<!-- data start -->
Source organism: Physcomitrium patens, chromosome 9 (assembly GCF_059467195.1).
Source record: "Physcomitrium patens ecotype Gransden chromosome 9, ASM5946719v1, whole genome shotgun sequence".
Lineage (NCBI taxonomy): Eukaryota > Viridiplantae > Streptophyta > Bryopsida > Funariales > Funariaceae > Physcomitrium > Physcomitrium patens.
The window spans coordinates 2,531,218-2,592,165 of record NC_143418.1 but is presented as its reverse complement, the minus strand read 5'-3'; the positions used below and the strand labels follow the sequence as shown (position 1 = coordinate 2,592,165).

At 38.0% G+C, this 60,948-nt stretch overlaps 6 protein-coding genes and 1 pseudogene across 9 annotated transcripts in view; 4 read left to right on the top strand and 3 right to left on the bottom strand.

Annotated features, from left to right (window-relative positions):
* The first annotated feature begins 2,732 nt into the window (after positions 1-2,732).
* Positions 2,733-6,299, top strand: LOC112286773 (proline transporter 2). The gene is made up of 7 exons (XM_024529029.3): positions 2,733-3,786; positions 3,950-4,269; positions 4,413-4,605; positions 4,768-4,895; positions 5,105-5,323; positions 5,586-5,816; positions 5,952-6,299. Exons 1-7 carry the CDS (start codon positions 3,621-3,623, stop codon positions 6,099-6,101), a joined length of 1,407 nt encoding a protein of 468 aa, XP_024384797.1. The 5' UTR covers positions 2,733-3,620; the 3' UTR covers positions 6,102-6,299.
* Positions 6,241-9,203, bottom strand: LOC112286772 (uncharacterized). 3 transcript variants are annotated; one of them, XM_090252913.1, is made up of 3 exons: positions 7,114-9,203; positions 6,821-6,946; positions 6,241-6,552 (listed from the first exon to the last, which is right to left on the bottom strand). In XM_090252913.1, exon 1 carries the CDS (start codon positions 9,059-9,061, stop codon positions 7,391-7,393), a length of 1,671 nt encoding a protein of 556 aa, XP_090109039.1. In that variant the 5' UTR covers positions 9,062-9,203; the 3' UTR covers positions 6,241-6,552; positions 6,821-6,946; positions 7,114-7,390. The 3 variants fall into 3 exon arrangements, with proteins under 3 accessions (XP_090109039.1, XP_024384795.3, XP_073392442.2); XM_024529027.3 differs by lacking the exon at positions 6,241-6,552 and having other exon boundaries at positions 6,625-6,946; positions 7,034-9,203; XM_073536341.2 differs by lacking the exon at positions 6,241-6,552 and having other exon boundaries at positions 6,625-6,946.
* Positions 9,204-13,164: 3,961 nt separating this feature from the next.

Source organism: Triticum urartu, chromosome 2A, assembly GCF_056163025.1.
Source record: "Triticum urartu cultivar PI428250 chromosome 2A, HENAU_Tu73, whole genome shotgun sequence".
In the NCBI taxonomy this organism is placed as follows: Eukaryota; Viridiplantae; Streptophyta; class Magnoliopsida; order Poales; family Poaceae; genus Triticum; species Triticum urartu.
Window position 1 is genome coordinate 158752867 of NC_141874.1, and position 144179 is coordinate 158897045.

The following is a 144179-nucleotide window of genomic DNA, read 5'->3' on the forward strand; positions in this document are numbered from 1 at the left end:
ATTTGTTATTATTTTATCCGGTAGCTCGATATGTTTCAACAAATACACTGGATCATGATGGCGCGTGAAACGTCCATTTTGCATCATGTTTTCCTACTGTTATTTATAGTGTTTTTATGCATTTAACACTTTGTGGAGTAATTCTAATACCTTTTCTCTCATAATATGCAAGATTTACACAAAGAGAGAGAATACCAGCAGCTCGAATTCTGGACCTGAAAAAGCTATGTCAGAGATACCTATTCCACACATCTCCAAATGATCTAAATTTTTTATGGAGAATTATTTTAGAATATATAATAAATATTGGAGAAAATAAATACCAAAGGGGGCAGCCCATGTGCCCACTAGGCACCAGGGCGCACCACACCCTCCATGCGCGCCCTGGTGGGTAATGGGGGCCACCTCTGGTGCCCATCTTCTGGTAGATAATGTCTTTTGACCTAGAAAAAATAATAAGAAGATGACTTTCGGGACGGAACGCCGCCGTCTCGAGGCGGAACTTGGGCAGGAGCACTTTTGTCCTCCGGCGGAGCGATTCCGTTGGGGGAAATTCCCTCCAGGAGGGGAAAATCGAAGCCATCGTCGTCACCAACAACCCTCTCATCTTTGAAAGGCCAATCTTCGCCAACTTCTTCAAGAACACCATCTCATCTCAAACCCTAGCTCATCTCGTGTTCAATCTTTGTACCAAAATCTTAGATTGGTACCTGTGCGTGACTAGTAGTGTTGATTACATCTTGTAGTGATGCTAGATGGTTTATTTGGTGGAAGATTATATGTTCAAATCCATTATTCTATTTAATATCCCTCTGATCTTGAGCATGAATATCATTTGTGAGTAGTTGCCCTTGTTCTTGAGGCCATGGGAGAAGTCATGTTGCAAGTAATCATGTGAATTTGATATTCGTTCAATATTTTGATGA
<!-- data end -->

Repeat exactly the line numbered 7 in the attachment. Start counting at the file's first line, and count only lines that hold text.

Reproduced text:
* The first annotated feature begins 2,732 nt into the window (after positions 1-2,732).